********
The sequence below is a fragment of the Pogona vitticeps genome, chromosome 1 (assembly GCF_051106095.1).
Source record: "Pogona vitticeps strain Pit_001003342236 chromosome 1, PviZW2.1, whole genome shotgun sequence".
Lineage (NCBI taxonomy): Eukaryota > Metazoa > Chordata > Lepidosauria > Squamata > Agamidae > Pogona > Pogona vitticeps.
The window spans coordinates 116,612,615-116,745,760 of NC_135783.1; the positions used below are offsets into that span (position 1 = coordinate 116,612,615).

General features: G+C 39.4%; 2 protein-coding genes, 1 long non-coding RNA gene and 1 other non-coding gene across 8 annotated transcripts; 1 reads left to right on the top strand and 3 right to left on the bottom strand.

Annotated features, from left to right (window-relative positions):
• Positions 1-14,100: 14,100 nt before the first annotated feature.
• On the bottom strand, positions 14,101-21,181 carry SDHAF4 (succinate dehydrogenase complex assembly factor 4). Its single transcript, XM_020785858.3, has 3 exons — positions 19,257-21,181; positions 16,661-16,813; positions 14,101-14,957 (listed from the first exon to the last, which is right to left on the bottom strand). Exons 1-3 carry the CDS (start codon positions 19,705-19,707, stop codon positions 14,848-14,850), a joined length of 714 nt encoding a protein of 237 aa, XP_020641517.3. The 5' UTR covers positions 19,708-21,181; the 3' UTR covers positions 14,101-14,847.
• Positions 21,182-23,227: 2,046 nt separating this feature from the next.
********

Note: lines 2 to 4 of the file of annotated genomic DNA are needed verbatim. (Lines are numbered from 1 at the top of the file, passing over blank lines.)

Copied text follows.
Source record: "Pogona vitticeps strain Pit_001003342236 chromosome 1, PviZW2.1, whole genome shotgun sequence".
Lineage (NCBI taxonomy): Eukaryota > Metazoa > Chordata > Lepidosauria > Squamata > Agamidae > Pogona > Pogona vitticeps.
The window spans coordinates 116,612,615-116,745,760 of NC_135783.1; the positions used below are offsets into that span (position 1 = coordinate 116,612,615).